The Conventional, Government, Conforming, and Jumbo MCAIs are constructed using the same methodology as the Total MCAI and are designed to show relative credit risk/availability for their respective index. The primary difference between the total MCAI and the Component Indices are the population of loan programs which they examine. The Government MCAI examines FHA/VA/USDA loan programs, while the Conventional MCAI examines non-government loan programs. The Jumbo and Conforming MCAIs are a subset of the conventional MCAI and do not include FHA, VA, or USDA loan offerings. The Jumbo MCAI examines conventional programs outside conforming loan limits while the Conforming MCAI examines conventional loan programs that fall under conforming loan limits.
The Conforming and Jumbo indices have the same "base levels" as the Total MCAI (March 2012=100), while the Conventional and Government indices have adjusted "base levels" in March 2012. MBA calibrated the Conventional and Government indices to better represent where each index might fall in March 2012 (the "base period") relative to the Total=100 benchmark.
Expanded Historical Series
The Total MCAI has an expanded historical series which gives perspective on credit availability going back 10 years (expanded historical series does not include Conventional, Government, Conforming or Jumbo MCAI). The expanded historical series covers 2004 through 2010, and was created to provide historical context to the current series by showing how credit availability has changed over the past 10 years--this includes the housing crisis and ensuing recession. Data prior to March 31, 2011, was generated using less frequent and less complete data measured at six-month intervals and interpolated in the months between for charting purposes. Methodology on the expanded historical series from 2004 to 2010 has not been updated.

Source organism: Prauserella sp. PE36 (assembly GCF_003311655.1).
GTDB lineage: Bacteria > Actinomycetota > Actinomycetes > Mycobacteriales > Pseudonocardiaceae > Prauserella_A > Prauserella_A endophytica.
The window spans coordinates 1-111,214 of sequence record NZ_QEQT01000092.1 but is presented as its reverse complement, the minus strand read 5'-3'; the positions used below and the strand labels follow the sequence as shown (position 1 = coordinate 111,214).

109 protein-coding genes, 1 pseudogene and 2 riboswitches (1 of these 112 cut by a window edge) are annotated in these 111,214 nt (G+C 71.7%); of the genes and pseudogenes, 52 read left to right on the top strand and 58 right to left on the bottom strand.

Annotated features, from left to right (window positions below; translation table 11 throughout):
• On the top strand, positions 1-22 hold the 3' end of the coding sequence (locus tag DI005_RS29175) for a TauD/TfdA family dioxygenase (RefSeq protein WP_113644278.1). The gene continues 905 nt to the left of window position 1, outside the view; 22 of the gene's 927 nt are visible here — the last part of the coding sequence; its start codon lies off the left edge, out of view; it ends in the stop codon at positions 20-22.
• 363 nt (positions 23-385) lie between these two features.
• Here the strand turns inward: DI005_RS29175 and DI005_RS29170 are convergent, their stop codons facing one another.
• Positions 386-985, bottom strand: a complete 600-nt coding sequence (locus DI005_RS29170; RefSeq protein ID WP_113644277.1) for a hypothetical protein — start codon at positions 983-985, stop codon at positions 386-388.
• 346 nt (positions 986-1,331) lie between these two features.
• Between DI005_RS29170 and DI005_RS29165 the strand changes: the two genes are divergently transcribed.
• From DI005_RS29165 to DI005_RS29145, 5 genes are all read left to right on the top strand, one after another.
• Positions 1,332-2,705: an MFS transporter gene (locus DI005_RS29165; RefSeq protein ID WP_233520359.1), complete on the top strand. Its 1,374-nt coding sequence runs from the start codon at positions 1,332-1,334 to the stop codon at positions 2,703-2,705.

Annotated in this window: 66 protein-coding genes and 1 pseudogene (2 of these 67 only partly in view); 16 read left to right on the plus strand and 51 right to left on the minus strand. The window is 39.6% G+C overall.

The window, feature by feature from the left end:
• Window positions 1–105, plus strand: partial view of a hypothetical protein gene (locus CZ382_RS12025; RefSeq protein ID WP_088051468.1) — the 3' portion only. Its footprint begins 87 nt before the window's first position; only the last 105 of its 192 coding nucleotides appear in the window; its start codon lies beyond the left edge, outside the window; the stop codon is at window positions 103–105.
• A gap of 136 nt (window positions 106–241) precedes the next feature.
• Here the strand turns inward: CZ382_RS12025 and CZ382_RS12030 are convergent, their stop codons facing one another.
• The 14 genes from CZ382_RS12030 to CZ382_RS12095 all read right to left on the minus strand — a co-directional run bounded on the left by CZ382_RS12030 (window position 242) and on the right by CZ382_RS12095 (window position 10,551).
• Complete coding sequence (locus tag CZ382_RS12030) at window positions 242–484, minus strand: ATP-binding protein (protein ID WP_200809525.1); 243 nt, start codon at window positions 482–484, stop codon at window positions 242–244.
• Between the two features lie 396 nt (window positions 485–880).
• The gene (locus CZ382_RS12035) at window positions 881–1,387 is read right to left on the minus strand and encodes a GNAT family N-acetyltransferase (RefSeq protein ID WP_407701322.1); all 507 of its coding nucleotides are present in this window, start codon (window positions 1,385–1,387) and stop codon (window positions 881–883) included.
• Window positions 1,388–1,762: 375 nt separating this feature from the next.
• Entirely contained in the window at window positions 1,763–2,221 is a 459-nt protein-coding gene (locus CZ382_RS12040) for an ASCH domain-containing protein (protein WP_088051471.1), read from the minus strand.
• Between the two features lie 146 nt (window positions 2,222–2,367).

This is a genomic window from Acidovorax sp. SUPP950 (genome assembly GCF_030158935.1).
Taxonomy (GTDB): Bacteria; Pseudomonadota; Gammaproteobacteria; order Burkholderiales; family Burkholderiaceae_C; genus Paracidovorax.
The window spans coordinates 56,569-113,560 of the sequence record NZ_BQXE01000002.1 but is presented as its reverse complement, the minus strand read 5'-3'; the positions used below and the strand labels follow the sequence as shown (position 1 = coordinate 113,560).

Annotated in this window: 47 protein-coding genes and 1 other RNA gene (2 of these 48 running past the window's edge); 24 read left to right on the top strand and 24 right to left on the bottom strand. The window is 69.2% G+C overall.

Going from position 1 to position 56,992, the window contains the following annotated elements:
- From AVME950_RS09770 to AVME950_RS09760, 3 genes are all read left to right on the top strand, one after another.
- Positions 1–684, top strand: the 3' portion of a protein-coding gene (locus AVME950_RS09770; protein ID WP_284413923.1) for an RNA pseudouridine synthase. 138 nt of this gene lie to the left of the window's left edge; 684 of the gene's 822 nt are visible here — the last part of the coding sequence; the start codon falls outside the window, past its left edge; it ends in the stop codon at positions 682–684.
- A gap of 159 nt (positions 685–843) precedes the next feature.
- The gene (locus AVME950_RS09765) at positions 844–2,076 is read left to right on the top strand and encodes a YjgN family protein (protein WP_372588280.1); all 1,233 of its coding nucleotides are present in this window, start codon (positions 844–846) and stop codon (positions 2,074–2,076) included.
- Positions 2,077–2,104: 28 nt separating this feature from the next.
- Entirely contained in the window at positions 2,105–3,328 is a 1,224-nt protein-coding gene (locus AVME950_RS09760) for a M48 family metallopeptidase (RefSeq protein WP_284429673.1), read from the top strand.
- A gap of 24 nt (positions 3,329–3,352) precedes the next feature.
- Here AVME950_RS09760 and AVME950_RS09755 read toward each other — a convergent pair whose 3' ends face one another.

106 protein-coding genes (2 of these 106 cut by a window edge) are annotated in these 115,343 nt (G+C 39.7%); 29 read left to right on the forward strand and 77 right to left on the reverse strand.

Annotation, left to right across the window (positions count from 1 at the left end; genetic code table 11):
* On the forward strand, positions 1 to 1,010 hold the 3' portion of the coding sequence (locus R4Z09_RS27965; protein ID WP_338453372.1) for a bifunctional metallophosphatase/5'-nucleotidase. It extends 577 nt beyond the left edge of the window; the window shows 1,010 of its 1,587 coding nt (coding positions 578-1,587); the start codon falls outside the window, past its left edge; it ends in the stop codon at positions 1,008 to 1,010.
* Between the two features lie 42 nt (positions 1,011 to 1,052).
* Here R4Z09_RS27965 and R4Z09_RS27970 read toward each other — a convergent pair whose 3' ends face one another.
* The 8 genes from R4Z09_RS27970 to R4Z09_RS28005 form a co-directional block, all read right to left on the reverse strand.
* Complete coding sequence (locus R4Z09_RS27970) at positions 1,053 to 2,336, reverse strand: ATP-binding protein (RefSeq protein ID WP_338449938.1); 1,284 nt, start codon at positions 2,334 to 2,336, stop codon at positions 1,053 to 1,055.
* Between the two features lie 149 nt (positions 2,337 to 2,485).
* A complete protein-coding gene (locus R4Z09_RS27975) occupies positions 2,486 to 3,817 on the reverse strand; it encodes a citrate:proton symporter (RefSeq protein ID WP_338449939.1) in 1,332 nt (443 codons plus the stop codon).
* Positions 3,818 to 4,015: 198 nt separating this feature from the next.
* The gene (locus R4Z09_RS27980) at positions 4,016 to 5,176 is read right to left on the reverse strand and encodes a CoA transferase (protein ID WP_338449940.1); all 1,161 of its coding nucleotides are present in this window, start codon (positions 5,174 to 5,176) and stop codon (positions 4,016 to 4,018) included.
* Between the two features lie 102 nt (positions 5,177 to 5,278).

About the Mortgage Credit Availability Index
The MCAI provides the only standardized quantitative index solely focused on mortgage credit.
The MCAI is calculated using several factors related to borrower eligibility (credit score, loan type, loan-to-value ratio, etc.). These metrics and underwriting criteria for more than 95 lenders/investors are combined by MBA using data made available via the AllRegs Market Clarity product and a proprietary formula derived by MBA to calculate the MCAI, a summary measure which indicates the availability of mortgage credit at a point in time. Base period and values for total index is March 31, 2012=100; Conventional March 31, 2012=73.5; Government March 31, 2012=183.5.
To learn more about the Ellie Mae AllRegs Market Clarity platform visit http://answers.allregs.com/MCAI-Market-Clarity. For more information on the Mortgage Credit Availability Index, including Methodology, Frequently Asked Questions and other helpful resources, visit www.mba.org/MortgageCredit or contact MBAResearch@mba.org.